Updated: Apr 20, 2020
Crutching sucks, crutching in NYC...REALLY SUCKS.
Last week, I had my 6th knee surgery. This time, I decided to do things differently and go to a knee specialist surgeon in New York at the Hospital for Special Surgery - the #1 Orthopedic Hospital in the country. I knew traveling to NY to have surgery would be difficult and less than ideal logistically, but I really believed in this surgeon and his resume spoke for itself. After one consultation and many raving reviews and recommendations later... I was sold. NYC here I come!
I didn't know how I was going to pull it off really. My mom aka my go-to bedside nurse for all 8 of my total surgeries, was worried. She had never been to New York so I understood her concern.
"You mean I won't be able to drive you to the hotel after surgery?"... "How will I get out to get you groceries?"... "Isn't New York dangerous?".
"Mom, we will figure it out. Flights are booked, we're doing it."
The flight there I was hype! I know most people probably don't get excited to have surgery, but this one was long overdue and I was more than ready to get back on the road to recovery. I wasn't nervous at all about surgery, but I was for my mother. For someone whose never been to NY, it can be overwhelming.
We arrived Tuesday morning, with surgery set for Wednesday, so I spent my last day of mobility showing my mom all of NY that you could see in one day. We got our official MetroCards and were off. Chicago's public transit prepared me well, because I successfully navigated us all over the city.
We went to Central Park, Ground Zero, Battery Park and Time Square. Of course we took pictures with the Naked Cowboy.
"Why are people talking to pigeons?"
"Idk, that's normal here mom."
We stayed at a hotel literally attached to the hospital. Perfect. Home sweet home for the next seven days. As we're unpacking, getting ready for bed, we're met by a friend.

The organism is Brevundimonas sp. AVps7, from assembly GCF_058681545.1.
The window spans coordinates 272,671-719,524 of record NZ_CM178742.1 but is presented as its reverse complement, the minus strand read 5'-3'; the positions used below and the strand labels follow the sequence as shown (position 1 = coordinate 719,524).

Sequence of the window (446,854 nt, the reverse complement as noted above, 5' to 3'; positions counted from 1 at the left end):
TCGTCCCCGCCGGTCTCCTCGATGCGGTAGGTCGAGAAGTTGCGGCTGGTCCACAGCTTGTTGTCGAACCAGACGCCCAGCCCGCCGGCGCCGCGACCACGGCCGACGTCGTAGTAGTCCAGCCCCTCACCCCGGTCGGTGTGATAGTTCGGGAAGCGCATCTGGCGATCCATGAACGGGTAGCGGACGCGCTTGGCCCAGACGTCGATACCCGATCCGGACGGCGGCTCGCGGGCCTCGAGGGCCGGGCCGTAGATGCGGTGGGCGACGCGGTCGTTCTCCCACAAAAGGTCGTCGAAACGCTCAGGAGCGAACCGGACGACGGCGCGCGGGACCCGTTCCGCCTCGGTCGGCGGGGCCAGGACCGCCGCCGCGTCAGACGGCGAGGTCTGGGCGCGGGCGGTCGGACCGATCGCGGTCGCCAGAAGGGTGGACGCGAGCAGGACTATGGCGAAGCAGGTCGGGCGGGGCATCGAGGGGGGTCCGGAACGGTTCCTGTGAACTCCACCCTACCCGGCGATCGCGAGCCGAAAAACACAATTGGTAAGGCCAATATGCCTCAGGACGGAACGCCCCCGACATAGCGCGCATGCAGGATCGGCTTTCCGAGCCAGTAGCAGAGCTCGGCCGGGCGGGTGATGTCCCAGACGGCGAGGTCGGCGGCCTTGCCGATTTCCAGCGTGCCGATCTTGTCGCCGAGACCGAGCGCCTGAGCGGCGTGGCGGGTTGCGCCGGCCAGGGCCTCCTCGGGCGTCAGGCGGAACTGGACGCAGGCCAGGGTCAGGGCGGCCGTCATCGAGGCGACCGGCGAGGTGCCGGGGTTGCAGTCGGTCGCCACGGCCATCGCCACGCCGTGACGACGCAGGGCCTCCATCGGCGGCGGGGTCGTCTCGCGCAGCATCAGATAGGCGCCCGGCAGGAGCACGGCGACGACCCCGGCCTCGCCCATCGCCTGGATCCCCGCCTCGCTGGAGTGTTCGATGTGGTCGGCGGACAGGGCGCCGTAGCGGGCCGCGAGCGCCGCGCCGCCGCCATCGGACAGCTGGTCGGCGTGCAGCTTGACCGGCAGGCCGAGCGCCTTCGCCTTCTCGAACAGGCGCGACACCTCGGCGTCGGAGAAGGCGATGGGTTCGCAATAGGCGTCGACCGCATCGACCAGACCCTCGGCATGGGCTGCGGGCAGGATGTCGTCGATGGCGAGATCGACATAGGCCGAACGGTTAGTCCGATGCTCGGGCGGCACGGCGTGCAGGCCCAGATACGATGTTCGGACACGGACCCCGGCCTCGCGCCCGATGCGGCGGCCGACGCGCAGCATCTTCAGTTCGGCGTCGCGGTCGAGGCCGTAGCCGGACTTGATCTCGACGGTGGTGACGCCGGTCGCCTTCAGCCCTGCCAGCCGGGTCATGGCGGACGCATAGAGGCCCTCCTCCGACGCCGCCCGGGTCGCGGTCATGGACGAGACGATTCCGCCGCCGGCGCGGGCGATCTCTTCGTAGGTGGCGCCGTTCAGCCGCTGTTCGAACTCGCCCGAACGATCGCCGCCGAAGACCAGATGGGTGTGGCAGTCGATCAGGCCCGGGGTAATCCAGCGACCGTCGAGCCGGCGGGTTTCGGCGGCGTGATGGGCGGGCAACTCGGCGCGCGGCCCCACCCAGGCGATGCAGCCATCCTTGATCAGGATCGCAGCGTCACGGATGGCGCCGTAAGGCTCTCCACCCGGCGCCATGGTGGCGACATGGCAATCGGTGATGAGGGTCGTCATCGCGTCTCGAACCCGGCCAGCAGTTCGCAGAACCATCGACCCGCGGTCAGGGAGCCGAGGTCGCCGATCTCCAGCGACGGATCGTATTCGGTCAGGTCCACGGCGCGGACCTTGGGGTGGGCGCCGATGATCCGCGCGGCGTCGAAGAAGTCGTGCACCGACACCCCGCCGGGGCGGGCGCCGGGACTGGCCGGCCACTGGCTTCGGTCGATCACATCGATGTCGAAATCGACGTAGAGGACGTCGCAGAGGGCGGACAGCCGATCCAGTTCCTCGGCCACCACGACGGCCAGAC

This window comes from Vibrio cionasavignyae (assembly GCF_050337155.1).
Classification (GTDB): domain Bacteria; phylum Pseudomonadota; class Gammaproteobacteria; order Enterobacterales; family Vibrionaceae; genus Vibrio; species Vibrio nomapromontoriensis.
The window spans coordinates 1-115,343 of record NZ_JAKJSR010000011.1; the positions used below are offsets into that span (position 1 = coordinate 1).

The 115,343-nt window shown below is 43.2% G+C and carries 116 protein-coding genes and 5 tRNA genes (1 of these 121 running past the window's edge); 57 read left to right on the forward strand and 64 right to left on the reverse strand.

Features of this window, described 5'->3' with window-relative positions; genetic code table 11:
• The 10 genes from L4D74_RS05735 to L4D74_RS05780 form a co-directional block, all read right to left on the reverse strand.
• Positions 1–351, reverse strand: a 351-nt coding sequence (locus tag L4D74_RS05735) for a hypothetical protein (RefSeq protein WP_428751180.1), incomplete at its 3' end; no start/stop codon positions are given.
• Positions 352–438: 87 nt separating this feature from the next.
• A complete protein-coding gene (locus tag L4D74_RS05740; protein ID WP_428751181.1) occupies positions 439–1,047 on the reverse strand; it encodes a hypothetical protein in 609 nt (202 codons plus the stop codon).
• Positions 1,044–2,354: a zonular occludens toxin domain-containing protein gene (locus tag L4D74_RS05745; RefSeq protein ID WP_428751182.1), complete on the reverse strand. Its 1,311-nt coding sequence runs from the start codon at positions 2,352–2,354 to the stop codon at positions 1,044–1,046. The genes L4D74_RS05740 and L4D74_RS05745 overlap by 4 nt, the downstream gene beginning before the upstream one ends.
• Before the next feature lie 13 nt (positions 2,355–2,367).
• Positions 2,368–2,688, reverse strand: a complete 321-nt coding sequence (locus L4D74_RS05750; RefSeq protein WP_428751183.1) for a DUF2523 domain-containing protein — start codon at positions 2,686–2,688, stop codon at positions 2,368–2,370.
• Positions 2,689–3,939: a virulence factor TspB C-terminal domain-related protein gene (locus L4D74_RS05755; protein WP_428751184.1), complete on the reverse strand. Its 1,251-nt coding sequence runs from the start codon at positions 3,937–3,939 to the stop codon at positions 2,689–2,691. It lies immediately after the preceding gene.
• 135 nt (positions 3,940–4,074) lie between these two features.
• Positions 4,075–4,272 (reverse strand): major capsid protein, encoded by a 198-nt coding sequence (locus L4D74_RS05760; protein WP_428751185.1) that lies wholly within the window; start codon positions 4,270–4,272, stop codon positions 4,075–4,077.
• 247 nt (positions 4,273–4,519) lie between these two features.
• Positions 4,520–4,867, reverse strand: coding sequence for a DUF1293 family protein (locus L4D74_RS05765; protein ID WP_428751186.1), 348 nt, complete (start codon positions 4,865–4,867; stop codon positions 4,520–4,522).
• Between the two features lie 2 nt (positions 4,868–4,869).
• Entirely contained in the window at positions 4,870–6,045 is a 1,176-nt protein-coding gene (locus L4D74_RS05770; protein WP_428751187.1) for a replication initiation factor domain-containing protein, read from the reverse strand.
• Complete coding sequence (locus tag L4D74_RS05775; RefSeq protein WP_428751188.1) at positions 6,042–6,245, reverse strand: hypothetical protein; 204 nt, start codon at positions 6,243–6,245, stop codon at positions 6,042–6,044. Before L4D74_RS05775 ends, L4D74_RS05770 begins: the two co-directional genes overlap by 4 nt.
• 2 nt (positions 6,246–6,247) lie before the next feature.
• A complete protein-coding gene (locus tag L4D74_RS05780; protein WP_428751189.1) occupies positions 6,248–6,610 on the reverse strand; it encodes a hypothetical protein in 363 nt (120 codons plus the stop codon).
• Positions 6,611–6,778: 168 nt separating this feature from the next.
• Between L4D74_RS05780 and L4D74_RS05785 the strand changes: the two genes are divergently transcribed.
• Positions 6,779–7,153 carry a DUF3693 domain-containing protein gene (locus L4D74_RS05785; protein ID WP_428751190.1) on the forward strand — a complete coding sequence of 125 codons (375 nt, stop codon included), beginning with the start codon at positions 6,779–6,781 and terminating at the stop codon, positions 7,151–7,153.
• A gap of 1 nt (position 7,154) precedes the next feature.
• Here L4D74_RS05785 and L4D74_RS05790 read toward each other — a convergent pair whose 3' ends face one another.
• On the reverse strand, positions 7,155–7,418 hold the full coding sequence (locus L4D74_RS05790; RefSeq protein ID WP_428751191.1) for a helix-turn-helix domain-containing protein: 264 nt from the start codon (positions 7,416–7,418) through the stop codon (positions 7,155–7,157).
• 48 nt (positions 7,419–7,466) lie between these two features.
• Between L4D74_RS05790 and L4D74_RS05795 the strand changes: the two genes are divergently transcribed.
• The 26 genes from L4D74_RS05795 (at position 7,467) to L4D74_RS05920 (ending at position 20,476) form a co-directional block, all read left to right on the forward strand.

A giant and I mean GIANT roach scurries out from underneath my moms bed.
He was dead. Night one was going well. Needless to say, we were spooked. I called the front desk... no more rooms available. We were stuck in roach land for a week. I called my New York native friend Sofia Roma for consultation. She informed me roaches travel solo and it was probably just a one time offense. The roaches to look out for are flying roaches, and since this one was on the ground, it was a good sign.
We flipped the mattresses, checked under the bed, and slept with the light on. I dreamed of roaches the night before surgery.
The next morning we headed to the hospital at 8am for a 10am surgery. I went through the routine day of surgery steps. Got the gown, bonnet, and my favorite "surgery socks".
The doctors and nurses were SO nice. The hospital even had "sister-service" as I like to call it. Name your religion, and a sister would come in to pray and bless you before surgery. Now that's what I call 5-star service! I wasn't nervous to begin with, but after Sister Sue's blessing, I was ready to rock and roll.
Anyone who has surgery knows the best part is the anesthesia. You get the good stuff, start feeling loopy, and everything is just... funny. Unfortunately, they waited to give me the good stuff until I was already in the OR, so my loopy phase lasted about 20 seconds and the next thing I know...WALA! I was in the recovery room.
Now I'm aware it could have been the meds talking, but I swear I had the best Apple Juice of ALL TIME in the recovery room.
Because our hotel was literally 500 feet away, a nice hospital employee helped roll me in a wheel chair back to the hotel. Luckily my pain meds were still working because the sidewalk cracks of NYC are something serious!